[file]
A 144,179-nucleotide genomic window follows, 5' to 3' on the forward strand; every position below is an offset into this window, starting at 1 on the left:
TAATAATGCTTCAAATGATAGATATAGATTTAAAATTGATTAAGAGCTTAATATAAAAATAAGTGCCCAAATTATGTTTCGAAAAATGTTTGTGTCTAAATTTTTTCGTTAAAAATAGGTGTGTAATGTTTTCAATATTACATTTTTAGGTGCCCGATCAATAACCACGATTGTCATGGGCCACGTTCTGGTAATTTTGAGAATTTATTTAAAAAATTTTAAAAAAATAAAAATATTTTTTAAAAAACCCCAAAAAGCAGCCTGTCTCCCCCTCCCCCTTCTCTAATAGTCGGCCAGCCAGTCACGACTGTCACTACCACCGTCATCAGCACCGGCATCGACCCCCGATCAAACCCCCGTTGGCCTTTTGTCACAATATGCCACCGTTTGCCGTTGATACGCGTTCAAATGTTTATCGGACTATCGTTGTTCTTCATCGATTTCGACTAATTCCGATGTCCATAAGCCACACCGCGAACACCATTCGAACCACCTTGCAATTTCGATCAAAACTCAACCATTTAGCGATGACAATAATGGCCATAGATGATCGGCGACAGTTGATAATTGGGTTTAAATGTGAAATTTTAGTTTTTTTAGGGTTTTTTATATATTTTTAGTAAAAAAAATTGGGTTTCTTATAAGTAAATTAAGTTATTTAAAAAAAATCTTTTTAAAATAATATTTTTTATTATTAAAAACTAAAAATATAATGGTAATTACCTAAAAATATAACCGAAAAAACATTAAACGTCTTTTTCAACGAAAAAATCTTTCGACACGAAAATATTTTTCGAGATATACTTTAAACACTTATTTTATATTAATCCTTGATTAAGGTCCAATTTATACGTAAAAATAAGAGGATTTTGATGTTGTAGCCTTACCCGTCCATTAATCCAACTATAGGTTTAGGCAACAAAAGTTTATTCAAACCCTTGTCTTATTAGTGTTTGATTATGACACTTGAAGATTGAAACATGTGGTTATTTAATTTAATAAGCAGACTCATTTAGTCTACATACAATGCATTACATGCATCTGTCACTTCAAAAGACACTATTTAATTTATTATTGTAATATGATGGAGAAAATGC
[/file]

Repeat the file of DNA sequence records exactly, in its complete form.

A 144,179-nucleotide genomic window follows, 5' to 3' on the forward strand; every position below is an offset into this window, starting at 1 on the left:
TAATAATGCTTCAAATGATAGATATAGATTTAAAATTGATTAAGAGCTTAATATAAAAATAAGTGCCCAAATTATGTTTCGAAAAATGTTTGTGTCTAAATTTTTTCGTTAAAAATAGGTGTGTAATGTTTTCAATATTACATTTTTAGGTGCCCGATCAATAACCACGATTGTCATGGGCCACGTTCTGGTAATTTTGAGAATTTATTTAAAAAATTTTAAAAAAATAAAAATATTTTTTAAAAAACCCCAAAAAGCAGCCTGTCTCCCCCTCCCCCTTCTCTAATAGTCGGCCAGCCAGTCACGACTGTCACTACCACCGTCATCAGCACCGGCATCGACCCCCGATCAAACCCCCGTTGGCCTTTTGTCACAATATGCCACCGTTTGCCGTTGATACGCGTTCAAATGTTTATCGGACTATCGTTGTTCTTCATCGATTTCGACTAATTCCGATGTCCATAAGCCACACCGCGAACACCATTCGAACCACCTTGCAATTTCGATCAAAACTCAACCATTTAGCGATGACAATAATGGCCATAGATGATCGGCGACAGTTGATAATTGGGTTTAAATGTGAAATTTTAGTTTTTTTAGGGTTTTTTATATATTTTTAGTAAAAAAAATTGGGTTTCTTATAAGTAAATTAAGTTATTTAAAAAAAATCTTTTTAAAATAATATTTTTTATTATTAAAAACTAAAAATATAATGGTAATTACCTAAAAATATAACCGAAAAAACATTAAACGTCTTTTTCAACGAAAAAATCTTTCGACACGAAAATATTTTTCGAGATATACTTTAAACACTTATTTTATATTAATCCTTGATTAAGGTCCAATTTATACGTAAAAATAAGAGGATTTTGATGTTGTAGCCTTACCCGTCCATTAATCCAACTATAGGTTTAGGCAACAAAAGTTTATTCAAACCCTTGTCTTATTAGTGTTTGATTATGACACTTGAAGATTGAAACATGTGGTTATTTAATTTAATAAGCAGACTCATTTAGTCTACATACAATGCATTACATGCATCTGTCACTTCAAAAGACACTATTTAATTTATTATTGTAATATGATGGAGAAAATGC